In February 2009 President Obama addressed Congress with the challenge to improve the system of higher education so that by 2020 the United States would again have the highest proportion of college graduates in the world. A year later his agenda is taking shape.
While most discretionary government spending is being frozen in an attempt to attack the $1.4-trillion deficit the Obama administration is making an investment in education. On Feb. 1 President Obama unveiled his $3.8 trillion budget proposal to Congress a blueprint that allocated $77.8 billion to Department of Education spending increasing spending on education by 31 percent.
The proposed reforms coupled with the initiatives within the administration-supported Student Aid and Fiscal Responsibility Act of 2009 indicate that higher education is a top priority in the 2011 fiscal year.
The administration’s agenda includes promoting the stirring shift from private to federal lending. Many of the proposed programs including a $10000 tax credit for families and the expansions of the Pell Grant and income-based loan repayment program promise to make paying for college more manageable for students.
The proposed measures are generally popular with educational institutions and those funding higher education as these proposals if able to endure unmodified will effectively subsidize education.
With an economic system still out of order and mounting unemployment many align with the president’s idea of education— investment in human capital— as a way forward.
“One of the things we have to do is assure that people have the skill set necessary to compete in a very highly technical society said Ronald Johnson, director of financial aid at UCLA.
The only way we are going to stabilize our economy is by giving it some infusion of money. For that reason I think it is important we make this investment because it is going to come back three-fold. This is money that is going to come back with highly skilled individuals who are going to be productive who are going to pay taxes which is going to generate revenue for the economy.”
While making education more affordable and investing in the future seem universally appealing many are concerned with the true cost to taxpayers.
Among the most significant initiatives proposed is the expansion of the Pell Grant program aimed to benefit low-income students.
As part of the plan Obama asked Congress to make the Pell Grant an entitlement which would mean the program would receive a budget allocation each year to accommodate the number of students who apply.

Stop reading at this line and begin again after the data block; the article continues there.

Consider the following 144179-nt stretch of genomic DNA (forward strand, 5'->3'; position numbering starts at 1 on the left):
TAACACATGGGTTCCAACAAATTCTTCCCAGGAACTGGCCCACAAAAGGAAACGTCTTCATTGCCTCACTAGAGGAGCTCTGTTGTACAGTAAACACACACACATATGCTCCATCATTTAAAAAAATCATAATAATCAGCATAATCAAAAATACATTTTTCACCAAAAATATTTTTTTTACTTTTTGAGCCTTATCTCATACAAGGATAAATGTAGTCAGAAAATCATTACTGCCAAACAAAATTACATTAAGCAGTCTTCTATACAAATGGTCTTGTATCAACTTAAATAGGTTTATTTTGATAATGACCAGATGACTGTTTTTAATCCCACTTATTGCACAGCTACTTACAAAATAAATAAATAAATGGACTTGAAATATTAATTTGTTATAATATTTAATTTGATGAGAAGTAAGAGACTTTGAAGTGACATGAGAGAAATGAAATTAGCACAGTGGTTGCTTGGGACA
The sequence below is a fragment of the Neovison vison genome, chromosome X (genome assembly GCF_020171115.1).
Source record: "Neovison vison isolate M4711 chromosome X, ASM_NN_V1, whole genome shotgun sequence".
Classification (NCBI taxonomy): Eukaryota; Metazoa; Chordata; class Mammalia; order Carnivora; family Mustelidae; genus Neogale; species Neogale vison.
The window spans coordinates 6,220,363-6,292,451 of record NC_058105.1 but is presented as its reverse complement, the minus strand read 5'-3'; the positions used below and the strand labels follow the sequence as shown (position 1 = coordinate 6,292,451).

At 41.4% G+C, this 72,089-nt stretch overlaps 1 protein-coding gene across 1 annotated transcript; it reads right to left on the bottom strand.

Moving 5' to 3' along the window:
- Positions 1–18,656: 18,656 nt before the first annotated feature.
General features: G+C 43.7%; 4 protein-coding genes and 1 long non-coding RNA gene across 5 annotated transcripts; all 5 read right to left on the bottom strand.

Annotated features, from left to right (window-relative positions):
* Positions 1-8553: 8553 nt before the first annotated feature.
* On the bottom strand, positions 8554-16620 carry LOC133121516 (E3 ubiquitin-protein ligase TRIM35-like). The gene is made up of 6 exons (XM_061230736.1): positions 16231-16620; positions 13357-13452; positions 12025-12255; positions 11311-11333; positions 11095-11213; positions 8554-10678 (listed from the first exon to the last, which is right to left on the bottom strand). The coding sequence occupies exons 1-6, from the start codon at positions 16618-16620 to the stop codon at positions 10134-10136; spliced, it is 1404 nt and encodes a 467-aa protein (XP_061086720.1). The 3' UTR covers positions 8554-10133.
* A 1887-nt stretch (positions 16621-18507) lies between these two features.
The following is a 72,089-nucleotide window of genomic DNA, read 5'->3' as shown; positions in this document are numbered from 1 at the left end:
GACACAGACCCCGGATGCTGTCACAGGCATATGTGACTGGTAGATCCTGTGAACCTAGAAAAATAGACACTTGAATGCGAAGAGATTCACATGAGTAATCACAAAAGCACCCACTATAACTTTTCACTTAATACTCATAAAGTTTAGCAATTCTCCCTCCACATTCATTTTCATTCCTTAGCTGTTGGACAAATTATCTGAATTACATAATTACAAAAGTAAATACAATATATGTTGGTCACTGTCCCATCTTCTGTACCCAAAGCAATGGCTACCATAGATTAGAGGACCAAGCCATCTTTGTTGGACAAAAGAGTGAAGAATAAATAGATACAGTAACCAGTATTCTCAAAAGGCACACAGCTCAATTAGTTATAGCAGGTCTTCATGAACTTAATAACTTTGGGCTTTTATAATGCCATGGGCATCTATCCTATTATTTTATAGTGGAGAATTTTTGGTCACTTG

Under the plan any eligible student would be guaranteed a full grant. About 9 million students will receive Pell Grants nationwide— a notable increase of 1 million. The maximum annual Pell Grant award would be increased from $5550 to $5710 in 2011. The administration predicts the grant would be increased to $6900 in 2019. The program would be expanded to $35 billion a 92 percent increase overall.
The Pell Grant increases will offset the cost of attendance for many Pepperdine students as approximately 19 percent of Pepperdine students are Pell Grant recipients according to Janet Lockhart director of financial assistance at Pepperdine.
Another important initiative in Obama’s proposal valuable for students at any income level is the concept of “debt forgiveness” in the expansion of the Income-Based Repayment (IBR) program. Enacted in 2007 the IBR currently allows eligible borrowers to pay back their student loans with a 15-percent cap on their discretionary income in a 25-year repayment period.
The latest proposal calls for the cap to be lowered to 10 percent and the repayment period to 20 years or 10 if the borrower were a public sector employee. After the repayment period the borrower’s debt would be waived.
“Whether you are low-income moderate or high-income you are probably still going to have to borrow Johnson said. This makes the income repayment plan that much more important as a means of providing flexibility for students not to end up as indentured servants to these high interest loan payments.”
“It does open the doors for some of our students to pursue lives and careers that aren’t driven purely by what their income is Shires said.
The president has also proposed putting an end to tax subsidies to banks providing student loans, and instead establishing a $10,000 family tax credit to put toward four years of college. Shires said this plan may benefit middle-income families.